Tokyo, Feb 28, 2018: The Tokyo Organising Committee of the Olympic and Paralympic Games (Tokyo 2020) today unveiled their official Olympic and Paralympic mascots, following an evaluation of three shortlisted design sets by elementary schoolchildren across Japan and at Japanese schools overseas (Tokyo 2020 Unveils Olympic Paralympic Mascots).
Design Set A secured the largest number of classroom votes and will accordingly serve as the official mascots of the Olympic and Paralympic Games Tokyo 2020.
205,755 classes at 16,769 schools took part in the election, with the winning Design Set A receiving 109,041 votes.
Design Set B attracted 61,423 votes and Design Set C received 35,291.
The results were announced in front of around 600 children at Hoyonomori Gakuen School in Tokyo, one of the schools which participated in the voting process.
The ceremony was live-streamed in order to allow children all over the country to share the moment and discover the winner in real time. Public viewings were also organised in several schools.
In December 2017, Tokyo 2020 published a shortlist of three mascot design sets, each containing an Olympic and a Paralympic mascot, following a review of 2,042 entries submitted by the public during a nationwide competition.
Elementary school classes across the country and in Japanese schools overseas were then invited to evaluate the shortlisted designs, with each class asked to cast a single vote in favour of one of the sets.
The mascot voting process was part of Tokyo 2020’s nationwide educational programme called “Yoi Don!” (“Get Set”), which brings the Olympic and Paralympic Games into schools across Japan and allows students to actively participate in educational initiatives linked to the Games.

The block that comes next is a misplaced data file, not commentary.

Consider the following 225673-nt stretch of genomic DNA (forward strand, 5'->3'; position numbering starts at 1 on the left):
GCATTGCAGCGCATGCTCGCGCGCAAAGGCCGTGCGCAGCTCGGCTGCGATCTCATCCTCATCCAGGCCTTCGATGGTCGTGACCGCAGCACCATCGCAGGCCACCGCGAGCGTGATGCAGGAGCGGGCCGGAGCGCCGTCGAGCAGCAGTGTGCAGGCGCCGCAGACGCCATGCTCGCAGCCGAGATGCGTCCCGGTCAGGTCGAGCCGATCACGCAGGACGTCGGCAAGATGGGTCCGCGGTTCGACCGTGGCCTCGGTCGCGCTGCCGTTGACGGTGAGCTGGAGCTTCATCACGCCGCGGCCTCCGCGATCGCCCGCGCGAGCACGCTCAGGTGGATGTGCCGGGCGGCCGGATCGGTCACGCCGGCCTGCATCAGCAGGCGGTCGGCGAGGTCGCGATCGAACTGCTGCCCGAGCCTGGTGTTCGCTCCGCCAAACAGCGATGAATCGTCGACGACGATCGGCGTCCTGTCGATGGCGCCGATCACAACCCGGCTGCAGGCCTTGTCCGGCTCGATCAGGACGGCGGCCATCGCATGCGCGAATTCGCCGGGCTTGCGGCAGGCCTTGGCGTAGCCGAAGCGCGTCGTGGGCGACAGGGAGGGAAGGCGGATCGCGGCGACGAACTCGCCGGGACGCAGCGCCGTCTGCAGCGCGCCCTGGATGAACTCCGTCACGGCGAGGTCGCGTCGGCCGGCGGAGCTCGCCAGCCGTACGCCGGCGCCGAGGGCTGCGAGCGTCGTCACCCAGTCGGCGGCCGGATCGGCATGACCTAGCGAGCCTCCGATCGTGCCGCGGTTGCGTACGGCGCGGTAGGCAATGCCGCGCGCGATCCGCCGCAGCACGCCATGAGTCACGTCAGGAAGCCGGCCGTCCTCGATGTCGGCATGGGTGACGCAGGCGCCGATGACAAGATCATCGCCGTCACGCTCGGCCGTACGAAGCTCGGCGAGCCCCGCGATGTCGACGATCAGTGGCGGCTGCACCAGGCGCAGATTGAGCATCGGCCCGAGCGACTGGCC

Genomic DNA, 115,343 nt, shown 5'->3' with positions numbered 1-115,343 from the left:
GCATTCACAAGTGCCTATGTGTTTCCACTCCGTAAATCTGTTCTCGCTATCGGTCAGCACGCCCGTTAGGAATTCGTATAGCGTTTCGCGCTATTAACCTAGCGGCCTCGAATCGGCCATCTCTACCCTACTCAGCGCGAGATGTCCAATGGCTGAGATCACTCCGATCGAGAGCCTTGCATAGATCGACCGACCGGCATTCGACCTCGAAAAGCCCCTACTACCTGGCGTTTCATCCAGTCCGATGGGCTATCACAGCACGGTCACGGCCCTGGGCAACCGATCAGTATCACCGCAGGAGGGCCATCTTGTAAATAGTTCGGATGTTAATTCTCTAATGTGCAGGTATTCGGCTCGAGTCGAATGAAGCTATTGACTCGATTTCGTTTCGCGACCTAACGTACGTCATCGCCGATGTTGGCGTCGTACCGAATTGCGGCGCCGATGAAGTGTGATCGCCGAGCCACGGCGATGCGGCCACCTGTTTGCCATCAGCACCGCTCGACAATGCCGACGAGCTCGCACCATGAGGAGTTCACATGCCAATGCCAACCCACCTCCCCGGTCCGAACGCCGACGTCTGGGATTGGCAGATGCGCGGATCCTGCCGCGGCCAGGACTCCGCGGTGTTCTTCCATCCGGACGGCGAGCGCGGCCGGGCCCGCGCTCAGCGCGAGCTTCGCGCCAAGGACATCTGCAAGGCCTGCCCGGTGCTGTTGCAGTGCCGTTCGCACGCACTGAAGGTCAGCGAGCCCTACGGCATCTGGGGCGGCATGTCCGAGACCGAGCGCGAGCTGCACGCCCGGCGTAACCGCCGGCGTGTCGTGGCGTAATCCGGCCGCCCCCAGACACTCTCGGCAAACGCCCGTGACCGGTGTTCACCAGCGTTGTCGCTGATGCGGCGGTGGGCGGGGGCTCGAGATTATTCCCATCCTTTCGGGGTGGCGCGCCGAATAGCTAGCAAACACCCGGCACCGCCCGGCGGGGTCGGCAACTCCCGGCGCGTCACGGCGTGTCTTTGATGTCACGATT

By encouraging discussion of the mascots in classes, the voting process helped children learn about the values of the Olympic and Paralympic Movements.
Commented Ryohei Miyata, Mascot Selection Panel Chairperson, “The Tokyo 2020 Olympic and Paralympic Games finally have their mascots. This means a lot, especially in Japan.
I cannot wait to see these two characters coming to life in the stadiums, on the streets and on TV.
The children selected two mascots that embody both ancient tradition and new innovation. I believe this is an excellent choice since Tokyo 2020’s branding vision is “innovation from harmony”, which implies that innovation will occur when the old and the new of Tokyo and Japan come together.”
The Mascot Selection Panel will now decide names for the winning mascots, which will make their official debut in July or August 2018. The designer of the winning mascots is Ryo Taniguchi.
Born in 1974, Taniguchi lives in Fukuoka, in southern Japan. He graduated as an art major from Cabrillo College in California, in the United States, and is currently active as a character designer/illustrator.
His work has been featured by companies and at exhibitions in Japan. Taniguchi and the two runners-up – Kana Yano (Design Set B) and Sanae Akimoto (Design Set C) – attended the ceremony, with each receiving an award.
The winning mascots will additionally be introduced on a new educational website launched today by Tokyo 2020 targeting children, students and teaching staff at schools across Japan.
The website is designed to introduce the programme to them and to encourage their participation during lessons and outside of school.
It will feature interactive activities for children, including free online English lessons and news about the Tokyo 2020 Games, as well as Olympic and Paralympic educational materials for teachers.
The overall aim will be to get schoolchildren involved with and feeling part of the Games, learning more about the Olympic and Paralympic Movements, and participating more in sport.
Tokyo 2020’s educational website: https://education.tokyo2020.org/ Currently Japanese language only – an English language version of the site will be launched in March.
Tokyo 2020 Education Programme “Yoi Don!” Tokyo 2020 accredits schools that proactively include study of the Olympic and Paralympic Values in their curricula or use materials produced or authorized by Tokyo 2020 for Olympic and Paralympic educational purposes.
The programme is open to all schools in Japan; they can download application forms via the above website. —- tokyo2020